Hotel Magherita : view out window from bedroom

Andrew enjoys the view

J enjoys the serenity

The views are imprinted on my brain and I will never forget.

Here is a photo of the market garden opposite our balconey. The woman you see came out at 8am and again around 4pm to collect herbs and other vegies each day into her basket.

Tuesday, July 18, 2006

Brocklesby Station part 1

We stayed three nights with our friends S and J at Brocklesby Railway Station, at Ulceby, which they are restoring.

The photos below are of the dining room, which faces the station platform. If you look out one of the dining room windows it appears as if trains are coming straight towards you, which can be a tad unnerving to say the least.

The two J's solving the world's problems

A, S, J and J

Andrew and S

Check here to see how Brocklesby Station used to look.

A couple of links to other photographs of Brocklesby Railway Station.
Models of Hull collection
Brocklesby Station 1997

The origin of the name Ulceby:
the name Ulceby is from the Old Scandanavian Ulfr+by, or "farmstead of a man called Ulfr". It appears in the 1086 Domesday Book as Ulvesby.
["A Dictionary of English Place-Names," A. D. Mills, Oxford University Press, 1991]

Then of course there is the Australian Brocklesby Station.

More photo's later.


Arriving in Chester was a little complex, as there are many one way roads and junctions that are not straight forward. The worst was realising that we were driving in a bus lane, we turned left to much tooting of horns. It was then that we realised that we had turned into a one way street, the wrong way! We eventually found the Tesco's car park and parked on the roof.

Chester is a Roman town, complete with Walls and Baths. There is a project in which they are attempting to reconstruct the Roman relics, click here for more information.

MLR,AJR and Me on the Roman Wall, Old Dee Bridge and Weir with new St Mary's Church in the background.

More information on the River Dee.

The main shopping street has covered galleries, known as the Rows. It is an amazing feeling, walking along what is effectively a veranda all the way along the shop fronts. We stopped in the "all you can eat" Chinese restaurant on the corner, which was ordinary, but the kids loved it. How many fried spring rolls and oily prawn toasts can you eat? Lots according to my kids. On the same level we found a shop selling armour, any size you like, along with swords and other medieval memorabilia. Here is a picture of one of the armoured items we bought in Chester.

It was interesting talking to the proprietor about the problems he had in his store. It is heritage listed so he cannot make any structural changes. He gets dust through his floor boards from the Roman baths two storey's below.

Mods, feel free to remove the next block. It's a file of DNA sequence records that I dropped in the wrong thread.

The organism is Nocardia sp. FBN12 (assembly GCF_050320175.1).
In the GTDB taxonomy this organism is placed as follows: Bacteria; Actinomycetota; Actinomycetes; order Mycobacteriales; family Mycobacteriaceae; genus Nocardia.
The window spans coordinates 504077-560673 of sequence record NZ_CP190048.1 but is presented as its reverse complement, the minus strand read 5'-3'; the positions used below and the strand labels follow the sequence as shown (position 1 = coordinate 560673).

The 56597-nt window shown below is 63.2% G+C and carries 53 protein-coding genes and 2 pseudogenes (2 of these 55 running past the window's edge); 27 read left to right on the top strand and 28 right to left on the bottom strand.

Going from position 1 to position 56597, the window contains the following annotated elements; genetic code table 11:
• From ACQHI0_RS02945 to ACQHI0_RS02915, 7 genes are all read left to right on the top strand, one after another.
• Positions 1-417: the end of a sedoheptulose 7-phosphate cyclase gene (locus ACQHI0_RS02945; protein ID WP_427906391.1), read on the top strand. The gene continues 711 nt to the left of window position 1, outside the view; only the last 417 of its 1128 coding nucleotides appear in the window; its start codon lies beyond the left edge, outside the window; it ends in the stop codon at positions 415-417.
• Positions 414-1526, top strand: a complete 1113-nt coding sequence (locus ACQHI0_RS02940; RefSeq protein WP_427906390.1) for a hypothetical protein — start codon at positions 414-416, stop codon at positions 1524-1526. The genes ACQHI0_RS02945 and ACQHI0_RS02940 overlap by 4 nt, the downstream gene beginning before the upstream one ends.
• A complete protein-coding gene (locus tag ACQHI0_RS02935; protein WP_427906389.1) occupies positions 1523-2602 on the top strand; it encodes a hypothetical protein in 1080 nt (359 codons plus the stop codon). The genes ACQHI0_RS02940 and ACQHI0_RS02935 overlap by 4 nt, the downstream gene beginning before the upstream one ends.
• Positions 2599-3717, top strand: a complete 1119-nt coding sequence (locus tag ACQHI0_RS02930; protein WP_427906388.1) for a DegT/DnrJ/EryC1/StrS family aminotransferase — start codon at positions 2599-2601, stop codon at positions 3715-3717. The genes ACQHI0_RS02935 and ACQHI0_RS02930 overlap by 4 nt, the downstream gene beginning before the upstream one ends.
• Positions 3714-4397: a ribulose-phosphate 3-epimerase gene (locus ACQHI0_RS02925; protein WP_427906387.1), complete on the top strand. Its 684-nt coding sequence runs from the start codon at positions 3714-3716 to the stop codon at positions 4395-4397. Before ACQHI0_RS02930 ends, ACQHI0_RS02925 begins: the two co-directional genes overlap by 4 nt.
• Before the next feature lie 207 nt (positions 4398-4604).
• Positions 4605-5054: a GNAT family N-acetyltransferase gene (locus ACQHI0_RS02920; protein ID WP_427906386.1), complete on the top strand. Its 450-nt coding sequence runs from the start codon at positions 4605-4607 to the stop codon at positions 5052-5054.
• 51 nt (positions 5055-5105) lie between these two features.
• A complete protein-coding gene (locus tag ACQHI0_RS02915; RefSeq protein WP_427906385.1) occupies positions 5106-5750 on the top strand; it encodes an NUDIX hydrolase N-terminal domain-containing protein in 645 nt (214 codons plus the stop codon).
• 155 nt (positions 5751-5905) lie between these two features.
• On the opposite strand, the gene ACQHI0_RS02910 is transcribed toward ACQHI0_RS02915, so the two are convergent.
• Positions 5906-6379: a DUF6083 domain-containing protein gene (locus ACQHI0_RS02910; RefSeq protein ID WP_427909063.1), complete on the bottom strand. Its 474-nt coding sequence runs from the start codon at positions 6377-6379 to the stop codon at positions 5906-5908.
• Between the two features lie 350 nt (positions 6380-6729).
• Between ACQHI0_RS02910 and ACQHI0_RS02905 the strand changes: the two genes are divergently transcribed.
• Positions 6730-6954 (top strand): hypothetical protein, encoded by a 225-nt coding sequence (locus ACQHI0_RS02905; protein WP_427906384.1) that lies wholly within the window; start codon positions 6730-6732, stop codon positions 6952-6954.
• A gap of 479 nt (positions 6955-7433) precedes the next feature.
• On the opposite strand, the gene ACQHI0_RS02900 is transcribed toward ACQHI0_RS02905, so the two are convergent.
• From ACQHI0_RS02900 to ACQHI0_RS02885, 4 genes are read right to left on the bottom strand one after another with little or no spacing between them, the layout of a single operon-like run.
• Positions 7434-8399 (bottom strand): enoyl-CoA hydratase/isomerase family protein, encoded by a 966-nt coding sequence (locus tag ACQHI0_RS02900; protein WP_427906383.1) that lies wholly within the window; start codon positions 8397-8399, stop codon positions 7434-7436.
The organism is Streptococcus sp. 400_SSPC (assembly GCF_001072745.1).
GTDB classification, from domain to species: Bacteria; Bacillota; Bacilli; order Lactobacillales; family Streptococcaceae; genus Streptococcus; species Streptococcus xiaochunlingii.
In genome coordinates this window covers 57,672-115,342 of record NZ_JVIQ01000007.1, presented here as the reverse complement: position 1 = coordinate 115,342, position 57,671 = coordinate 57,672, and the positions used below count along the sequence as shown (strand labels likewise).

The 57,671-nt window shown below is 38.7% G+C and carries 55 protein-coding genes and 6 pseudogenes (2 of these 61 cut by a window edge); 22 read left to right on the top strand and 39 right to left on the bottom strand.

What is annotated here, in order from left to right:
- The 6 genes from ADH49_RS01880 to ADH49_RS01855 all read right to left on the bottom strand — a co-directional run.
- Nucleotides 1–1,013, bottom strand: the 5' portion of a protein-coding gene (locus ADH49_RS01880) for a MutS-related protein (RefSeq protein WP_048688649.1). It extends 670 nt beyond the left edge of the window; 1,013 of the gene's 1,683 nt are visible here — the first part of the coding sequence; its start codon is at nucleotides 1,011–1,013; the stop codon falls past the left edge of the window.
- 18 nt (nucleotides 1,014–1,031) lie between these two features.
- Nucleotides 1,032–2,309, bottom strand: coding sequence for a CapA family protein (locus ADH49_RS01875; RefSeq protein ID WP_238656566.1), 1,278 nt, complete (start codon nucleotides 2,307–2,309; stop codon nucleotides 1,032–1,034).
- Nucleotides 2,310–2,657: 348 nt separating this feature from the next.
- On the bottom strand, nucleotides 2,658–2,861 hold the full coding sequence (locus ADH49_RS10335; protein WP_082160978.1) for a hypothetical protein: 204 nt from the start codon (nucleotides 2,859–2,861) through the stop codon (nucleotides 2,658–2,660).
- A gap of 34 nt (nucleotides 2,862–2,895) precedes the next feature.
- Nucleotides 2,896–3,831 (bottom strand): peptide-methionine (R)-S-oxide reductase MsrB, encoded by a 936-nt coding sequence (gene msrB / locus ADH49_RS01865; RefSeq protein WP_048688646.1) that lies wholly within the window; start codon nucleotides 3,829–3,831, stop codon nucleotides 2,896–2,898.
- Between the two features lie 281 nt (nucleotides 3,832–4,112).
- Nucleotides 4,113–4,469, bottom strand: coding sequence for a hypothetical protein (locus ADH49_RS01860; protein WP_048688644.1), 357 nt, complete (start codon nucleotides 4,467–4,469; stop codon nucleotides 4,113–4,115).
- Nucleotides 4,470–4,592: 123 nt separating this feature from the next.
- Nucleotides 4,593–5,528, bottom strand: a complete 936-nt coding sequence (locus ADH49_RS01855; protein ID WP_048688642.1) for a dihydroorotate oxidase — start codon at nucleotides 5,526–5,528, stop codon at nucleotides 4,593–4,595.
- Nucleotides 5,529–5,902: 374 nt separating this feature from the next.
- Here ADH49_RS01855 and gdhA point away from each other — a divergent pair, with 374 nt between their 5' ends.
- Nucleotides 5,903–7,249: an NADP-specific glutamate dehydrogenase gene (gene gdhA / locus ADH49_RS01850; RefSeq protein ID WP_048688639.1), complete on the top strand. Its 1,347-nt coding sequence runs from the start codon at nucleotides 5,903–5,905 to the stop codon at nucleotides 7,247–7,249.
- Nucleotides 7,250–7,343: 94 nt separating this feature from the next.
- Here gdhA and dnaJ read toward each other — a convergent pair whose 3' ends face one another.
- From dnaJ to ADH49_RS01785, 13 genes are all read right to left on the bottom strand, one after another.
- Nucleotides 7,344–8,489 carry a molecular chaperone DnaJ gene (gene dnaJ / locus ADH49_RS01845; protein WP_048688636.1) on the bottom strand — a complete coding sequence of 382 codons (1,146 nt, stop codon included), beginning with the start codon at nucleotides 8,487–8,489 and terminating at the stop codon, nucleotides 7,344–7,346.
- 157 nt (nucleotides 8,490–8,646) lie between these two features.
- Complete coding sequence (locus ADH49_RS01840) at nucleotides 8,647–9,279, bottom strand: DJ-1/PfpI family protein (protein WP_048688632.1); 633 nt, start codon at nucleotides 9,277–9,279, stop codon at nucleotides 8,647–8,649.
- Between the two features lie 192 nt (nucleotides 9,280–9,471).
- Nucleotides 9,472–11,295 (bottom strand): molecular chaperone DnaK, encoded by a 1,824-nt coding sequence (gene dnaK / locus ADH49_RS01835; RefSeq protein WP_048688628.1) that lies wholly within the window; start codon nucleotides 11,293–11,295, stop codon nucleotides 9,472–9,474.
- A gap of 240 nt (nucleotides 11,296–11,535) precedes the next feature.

What?: What a strange heading you might say, however washing was a big part of life on the road.

You cannot go on the road for 7 weeks and 5 days and not wash. Though on the bus trip for 12 nights it was suggested that we bring enough clothes to last the whole time, as there would be little time for washing. I want to know how many families of four can pack for 12 nights with no washing?????

Where? sink, bowl, bath, washer/dryer combo, front loader/laundromat.

Now having washed in the bowl at Praiano and the sink and bath in several hotels I can tell you that your back aches from the bending over and then your hands ache from squeezing the water out. Washing at Praiano and in Paris was good as I could hang clothes out to dry, on the balcony in Praiano and in front of the open window in Paris. In hotel rooms it was hung in the bathroom and the light left on to encourage the drying. One morning in desperation I got up at 5am and dried unmentionables with the hairdryer. At another hotel the hair dryer was on a timer switch, so I just left it on and then came back and turned it on again - amazing how much warmer the bathroom can be with the help of the hair dryer. The washer/dryer in London and in Somerset both got good workouts and I like the idea, but it does take a long time to get a load of washing through. The one time I used the laundromat, I spent the waiting time checking email and blogging so that was the best wash I did.
I will never take my washing machine for granted again.

When? middle of the night/after a day on the road/early morning

At Oban the lady who ran the B&B washed and folded all our washing. At friends in South Humberside, UK our friend did the washing while we toured - very appreciated it was too.

The only one I did not try was the washing service in the hotels due to the cost per item. For instance $3 for one top. It is enough to make you wear dirty clothes!!


Monday, July 17, 2006


Well we have a number of tales of taxi's starting with the rip off in Rome on our first day. We arrived jet lagged from the flight at about 7am Rome time. Got into the customs queue, only to find out as we progressed closer to the front, that we were in the wrong queue and had to re queue (is that a word)!!

Standing around trying to work out where the taxi's were, when we were approached and offered a taxi, J tried to get a fixed price, but the taxi driver would not commit and had we been more awake we would have just said no. We got safely to our hotel, but we paid about three times too much for the trip we found out later.

Other than that we had great experiences with Taxi's.

Michaela and Andrew in a London cab

The kids loved the dicky seats and we all loved the space. I only hit my head once on the door frame.

We used cabs in Edinburgh as well to avoid the parking issues.

We had three taxi's in Paris without any trouble.

Parisiene Cab

Of course when we returned home we also cabbed it home without issue - got a bit of a diatribe about selling nuclear energy and what we should do with the waste and other ecological issues and the fact that Howard and Costello are still in a tussle for the "top" job! Good to see we did not miss much on that front.